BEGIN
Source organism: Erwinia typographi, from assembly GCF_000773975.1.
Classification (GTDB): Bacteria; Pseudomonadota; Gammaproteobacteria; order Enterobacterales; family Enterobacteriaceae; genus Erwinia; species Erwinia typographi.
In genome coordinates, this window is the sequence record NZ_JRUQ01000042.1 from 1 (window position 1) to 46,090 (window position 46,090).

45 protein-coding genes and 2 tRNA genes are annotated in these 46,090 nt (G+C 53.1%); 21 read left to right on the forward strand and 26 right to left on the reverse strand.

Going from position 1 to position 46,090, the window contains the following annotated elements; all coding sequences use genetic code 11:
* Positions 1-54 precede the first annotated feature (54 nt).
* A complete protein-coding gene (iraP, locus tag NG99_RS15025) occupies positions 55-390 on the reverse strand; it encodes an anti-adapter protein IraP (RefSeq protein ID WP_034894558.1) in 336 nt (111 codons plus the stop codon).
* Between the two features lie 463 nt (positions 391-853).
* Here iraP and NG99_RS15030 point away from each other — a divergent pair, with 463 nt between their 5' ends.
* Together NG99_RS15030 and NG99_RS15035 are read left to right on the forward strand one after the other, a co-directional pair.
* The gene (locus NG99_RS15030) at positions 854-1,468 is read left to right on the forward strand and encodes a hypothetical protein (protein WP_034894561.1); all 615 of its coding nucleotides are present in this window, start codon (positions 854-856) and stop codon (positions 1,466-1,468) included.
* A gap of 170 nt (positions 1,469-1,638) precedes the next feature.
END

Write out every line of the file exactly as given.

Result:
Source organism: Erwinia typographi, from assembly GCF_000773975.1.
Classification (GTDB): Bacteria; Pseudomonadota; Gammaproteobacteria; order Enterobacterales; family Enterobacteriaceae; genus Erwinia; species Erwinia typographi.
In genome coordinates, this window is the sequence record NZ_JRUQ01000042.1 from 1 (window position 1) to 46,090 (window position 46,090).

45 protein-coding genes and 2 tRNA genes are annotated in these 46,090 nt (G+C 53.1%); 21 read left to right on the forward strand and 26 right to left on the reverse strand.

Going from position 1 to position 46,090, the window contains the following annotated elements; all coding sequences use genetic code 11:
* Positions 1-54 precede the first annotated feature (54 nt).
* A complete protein-coding gene (iraP, locus tag NG99_RS15025) occupies positions 55-390 on the reverse strand; it encodes an anti-adapter protein IraP (RefSeq protein ID WP_034894558.1) in 336 nt (111 codons plus the stop codon).
* Between the two features lie 463 nt (positions 391-853).
* Here iraP and NG99_RS15030 point away from each other — a divergent pair, with 463 nt between their 5' ends.
* Together NG99_RS15030 and NG99_RS15035 are read left to right on the forward strand one after the other, a co-directional pair.
* The gene (locus NG99_RS15030) at positions 854-1,468 is read left to right on the forward strand and encodes a hypothetical protein (protein WP_034894561.1); all 615 of its coding nucleotides are present in this window, start codon (positions 854-856) and stop codon (positions 1,466-1,468) included.
* A gap of 170 nt (positions 1,469-1,638) precedes the next feature.